Xavier Beauvois’s Of Gods and Men (2010) tells the true story of several French monks in Algeria who were taken hostage and later murdered by Muslim terrorists. (It happened in 1996.) Two of the eight of them escaped.
The monks are very admirable, truly Christian men living among and ministering to the rural Algerian people. Indeed, they are First World men helping folks–Muslims–living in a Third World area. If the film has a fault, it is that the monks are practically without fault. Christians come off looking very good here (although I dislike the abbot’s use of the expression Inshu’Allah [“God willing”]). Of Gods and Men is not terribly hard on anybody, however: the Muslims too are usually sympathetic characters. In some measure even a bloodthirsty Islamist called Ali Fayattia (Farid Larbi) is.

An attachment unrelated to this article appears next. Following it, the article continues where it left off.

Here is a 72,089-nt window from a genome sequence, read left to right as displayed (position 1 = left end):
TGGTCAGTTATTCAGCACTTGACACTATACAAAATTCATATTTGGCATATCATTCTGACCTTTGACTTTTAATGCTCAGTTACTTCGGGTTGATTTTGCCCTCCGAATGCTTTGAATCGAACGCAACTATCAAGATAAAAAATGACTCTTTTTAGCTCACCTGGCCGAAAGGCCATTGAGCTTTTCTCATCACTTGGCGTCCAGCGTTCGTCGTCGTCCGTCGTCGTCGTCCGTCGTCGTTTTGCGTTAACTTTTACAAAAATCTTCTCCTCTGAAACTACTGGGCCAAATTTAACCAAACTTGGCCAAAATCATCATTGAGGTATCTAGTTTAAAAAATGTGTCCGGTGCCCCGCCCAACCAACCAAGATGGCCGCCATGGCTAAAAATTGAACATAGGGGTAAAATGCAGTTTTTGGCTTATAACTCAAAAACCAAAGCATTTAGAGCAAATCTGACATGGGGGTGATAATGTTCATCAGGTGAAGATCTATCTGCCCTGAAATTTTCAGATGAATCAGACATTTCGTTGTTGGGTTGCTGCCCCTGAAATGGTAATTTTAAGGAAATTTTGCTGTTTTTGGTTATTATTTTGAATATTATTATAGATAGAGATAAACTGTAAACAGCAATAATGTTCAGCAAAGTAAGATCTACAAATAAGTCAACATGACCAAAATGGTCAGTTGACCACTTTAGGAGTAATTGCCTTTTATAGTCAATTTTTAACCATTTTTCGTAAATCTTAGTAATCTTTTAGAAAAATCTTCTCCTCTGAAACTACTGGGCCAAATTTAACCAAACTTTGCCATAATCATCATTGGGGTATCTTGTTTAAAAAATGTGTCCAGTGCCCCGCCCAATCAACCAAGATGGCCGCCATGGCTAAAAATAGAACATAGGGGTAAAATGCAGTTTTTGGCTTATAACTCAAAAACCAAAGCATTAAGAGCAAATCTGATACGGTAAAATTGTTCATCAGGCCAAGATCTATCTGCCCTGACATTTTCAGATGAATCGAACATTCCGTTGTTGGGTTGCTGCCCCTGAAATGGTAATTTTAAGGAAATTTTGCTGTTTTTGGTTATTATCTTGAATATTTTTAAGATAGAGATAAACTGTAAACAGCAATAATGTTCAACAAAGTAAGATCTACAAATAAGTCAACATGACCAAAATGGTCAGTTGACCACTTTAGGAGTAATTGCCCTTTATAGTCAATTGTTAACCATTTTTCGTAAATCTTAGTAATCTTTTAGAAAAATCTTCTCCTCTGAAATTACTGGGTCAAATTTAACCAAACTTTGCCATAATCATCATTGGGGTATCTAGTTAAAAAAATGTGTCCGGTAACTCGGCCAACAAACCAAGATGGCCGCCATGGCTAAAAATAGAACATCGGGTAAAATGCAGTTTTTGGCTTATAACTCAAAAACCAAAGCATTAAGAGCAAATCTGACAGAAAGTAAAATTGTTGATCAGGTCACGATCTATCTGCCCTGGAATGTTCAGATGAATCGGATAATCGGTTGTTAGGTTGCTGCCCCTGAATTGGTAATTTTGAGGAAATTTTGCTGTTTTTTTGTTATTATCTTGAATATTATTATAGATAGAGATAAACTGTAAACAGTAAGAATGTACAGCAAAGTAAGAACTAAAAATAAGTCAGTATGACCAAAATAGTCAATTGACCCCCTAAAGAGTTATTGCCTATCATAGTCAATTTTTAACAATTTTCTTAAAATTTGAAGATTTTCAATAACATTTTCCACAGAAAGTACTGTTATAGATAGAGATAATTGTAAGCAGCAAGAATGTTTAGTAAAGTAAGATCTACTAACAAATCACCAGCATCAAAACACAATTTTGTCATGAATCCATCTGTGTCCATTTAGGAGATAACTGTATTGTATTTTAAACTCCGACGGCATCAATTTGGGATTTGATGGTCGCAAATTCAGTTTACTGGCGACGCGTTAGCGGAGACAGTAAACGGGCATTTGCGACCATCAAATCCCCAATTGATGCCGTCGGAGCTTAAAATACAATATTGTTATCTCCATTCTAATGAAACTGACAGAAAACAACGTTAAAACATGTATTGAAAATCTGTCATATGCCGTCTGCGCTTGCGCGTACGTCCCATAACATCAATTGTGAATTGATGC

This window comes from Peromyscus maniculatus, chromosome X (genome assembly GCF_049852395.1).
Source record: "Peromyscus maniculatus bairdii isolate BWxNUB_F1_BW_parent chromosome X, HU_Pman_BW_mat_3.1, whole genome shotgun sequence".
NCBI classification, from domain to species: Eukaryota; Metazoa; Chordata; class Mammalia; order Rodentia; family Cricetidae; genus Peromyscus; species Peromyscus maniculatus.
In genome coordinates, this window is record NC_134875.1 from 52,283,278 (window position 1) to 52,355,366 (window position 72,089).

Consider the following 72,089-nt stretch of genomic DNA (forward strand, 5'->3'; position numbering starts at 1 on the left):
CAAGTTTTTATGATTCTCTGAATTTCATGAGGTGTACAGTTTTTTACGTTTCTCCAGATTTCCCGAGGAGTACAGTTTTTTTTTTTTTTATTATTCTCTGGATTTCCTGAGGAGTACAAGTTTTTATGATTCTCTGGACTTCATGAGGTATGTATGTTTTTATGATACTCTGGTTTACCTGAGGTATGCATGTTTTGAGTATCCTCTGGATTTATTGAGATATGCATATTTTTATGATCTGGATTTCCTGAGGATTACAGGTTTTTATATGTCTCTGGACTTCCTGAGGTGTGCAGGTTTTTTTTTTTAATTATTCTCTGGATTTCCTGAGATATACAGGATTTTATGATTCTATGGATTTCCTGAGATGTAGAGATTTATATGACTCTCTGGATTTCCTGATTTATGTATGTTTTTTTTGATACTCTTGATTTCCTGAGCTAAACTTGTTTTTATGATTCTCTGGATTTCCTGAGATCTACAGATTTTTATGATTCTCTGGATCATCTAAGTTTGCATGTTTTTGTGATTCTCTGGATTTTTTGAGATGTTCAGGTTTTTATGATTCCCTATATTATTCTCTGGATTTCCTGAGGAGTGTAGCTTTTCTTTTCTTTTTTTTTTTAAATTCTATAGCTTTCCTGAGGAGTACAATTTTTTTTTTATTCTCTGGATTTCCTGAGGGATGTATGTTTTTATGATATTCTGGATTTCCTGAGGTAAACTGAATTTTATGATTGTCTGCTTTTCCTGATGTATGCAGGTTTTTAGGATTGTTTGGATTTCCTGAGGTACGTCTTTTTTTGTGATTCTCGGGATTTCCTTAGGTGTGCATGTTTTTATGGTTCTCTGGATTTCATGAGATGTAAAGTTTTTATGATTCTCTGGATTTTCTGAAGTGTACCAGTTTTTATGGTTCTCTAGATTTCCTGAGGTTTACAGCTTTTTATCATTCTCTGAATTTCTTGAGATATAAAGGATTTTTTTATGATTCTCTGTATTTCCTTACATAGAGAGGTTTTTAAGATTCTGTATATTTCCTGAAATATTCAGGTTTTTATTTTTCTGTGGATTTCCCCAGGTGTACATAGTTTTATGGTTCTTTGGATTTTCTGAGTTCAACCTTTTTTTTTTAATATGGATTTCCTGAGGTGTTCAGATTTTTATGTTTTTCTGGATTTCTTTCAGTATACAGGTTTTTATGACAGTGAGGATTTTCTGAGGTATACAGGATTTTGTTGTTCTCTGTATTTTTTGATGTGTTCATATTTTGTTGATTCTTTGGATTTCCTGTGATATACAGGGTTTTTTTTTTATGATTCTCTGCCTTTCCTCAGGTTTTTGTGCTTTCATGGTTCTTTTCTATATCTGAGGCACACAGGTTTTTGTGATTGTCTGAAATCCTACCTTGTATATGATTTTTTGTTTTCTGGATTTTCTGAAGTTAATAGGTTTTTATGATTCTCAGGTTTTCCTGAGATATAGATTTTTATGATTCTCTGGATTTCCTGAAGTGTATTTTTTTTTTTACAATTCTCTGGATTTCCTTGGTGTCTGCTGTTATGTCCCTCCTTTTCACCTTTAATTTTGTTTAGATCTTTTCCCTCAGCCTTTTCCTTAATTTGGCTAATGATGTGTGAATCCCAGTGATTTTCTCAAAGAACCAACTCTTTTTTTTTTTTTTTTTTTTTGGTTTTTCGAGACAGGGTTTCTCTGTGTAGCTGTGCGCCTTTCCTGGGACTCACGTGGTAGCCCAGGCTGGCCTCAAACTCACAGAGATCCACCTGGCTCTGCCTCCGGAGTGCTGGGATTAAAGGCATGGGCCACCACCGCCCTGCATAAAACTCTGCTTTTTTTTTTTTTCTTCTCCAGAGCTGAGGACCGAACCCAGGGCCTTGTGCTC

Lambert Wilson provides the abbot, Brother Christian, with intelligence and, like the other French Caucasian actors, a true spiritual dimension, a convincing devoutness. Beautiful but not lush, the film is visually rich.
Des Hommes et Des Dieux is a French picture with English subtitles.